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Le Petit-pont et la Place du Petit-pont, 1830


Le Petit-pont et la Place du Petit-pont, 1830



A view of the the Petit-Pont and the Place du Petit-Pont. Currently located between the left bank and the Ile de la Cité, the Petit-Pont runs between the Rue Saint-Michel (in the 5th Arrondissement) and the Rue de la Cité (in the 4th Arrondissement). It is one of the oldest bridges in Paris. The current Petit-Pont was rebuilt in 1853, 23 years after the bridge in this image. The name Petit-Pont comes from the small arm in the Seine River, which the bridge crosses, that flows around the Ile de la Cité.

Île de la Cité is an island in the River Seine, once known as Lutetia, and is the oldest settlement in Paris, France. It is one of two natural islands in the river, the other being Île Saint-Louis. The island has a rich history that dates back to ancient times. It is believed to have been settled by the Parisii, a Celtic tribe, in the 3rd century BC. In 52 BC, the Romans conquered the island and established a city there, which they called Lutetia. The island was the site of several important events in French history, including the signing of the Edict of Nantes in 1598 and the French Revolution. Today, Île de la Cité is home to many famous landmarks, including the Notre Dame Cathedral and the Palais de Justice. Île de la Cité with sights such as the Pont Neuf, the Pont de l’Archevêché and Notre Dame cathedral, makes it the central crossroads of the city, which grew outwards from here. Ile de la Cité is the perfect place for a riverside picnic.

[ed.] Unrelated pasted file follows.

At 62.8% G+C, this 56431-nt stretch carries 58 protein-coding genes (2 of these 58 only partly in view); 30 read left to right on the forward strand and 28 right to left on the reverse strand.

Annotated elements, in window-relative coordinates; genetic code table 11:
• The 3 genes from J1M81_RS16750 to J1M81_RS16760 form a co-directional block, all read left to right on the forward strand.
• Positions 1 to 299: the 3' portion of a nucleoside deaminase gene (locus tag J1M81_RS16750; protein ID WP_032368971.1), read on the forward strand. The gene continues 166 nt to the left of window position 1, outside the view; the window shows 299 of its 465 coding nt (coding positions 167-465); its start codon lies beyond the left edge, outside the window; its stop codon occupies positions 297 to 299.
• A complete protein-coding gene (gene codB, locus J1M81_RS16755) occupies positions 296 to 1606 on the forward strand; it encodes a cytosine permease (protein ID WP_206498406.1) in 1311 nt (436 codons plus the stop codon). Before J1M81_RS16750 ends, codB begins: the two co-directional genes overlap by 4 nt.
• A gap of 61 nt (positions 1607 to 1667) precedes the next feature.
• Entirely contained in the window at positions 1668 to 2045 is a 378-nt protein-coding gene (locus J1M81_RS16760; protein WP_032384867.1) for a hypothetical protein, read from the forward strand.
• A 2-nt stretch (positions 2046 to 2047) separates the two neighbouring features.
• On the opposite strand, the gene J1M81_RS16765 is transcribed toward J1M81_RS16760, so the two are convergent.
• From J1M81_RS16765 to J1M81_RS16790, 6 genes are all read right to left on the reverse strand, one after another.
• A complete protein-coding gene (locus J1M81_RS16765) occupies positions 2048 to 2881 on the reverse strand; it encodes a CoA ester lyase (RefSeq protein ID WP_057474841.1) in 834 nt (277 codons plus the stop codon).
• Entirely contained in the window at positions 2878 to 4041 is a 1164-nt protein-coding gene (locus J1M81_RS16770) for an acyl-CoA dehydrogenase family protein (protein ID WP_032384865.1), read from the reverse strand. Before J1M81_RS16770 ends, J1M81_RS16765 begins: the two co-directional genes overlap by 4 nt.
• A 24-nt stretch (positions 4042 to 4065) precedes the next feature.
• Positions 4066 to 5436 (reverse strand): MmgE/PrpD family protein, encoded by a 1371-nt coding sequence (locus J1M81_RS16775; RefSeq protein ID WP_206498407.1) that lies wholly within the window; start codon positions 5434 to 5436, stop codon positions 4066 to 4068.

1875 - 1882


Brown University Library

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public domain

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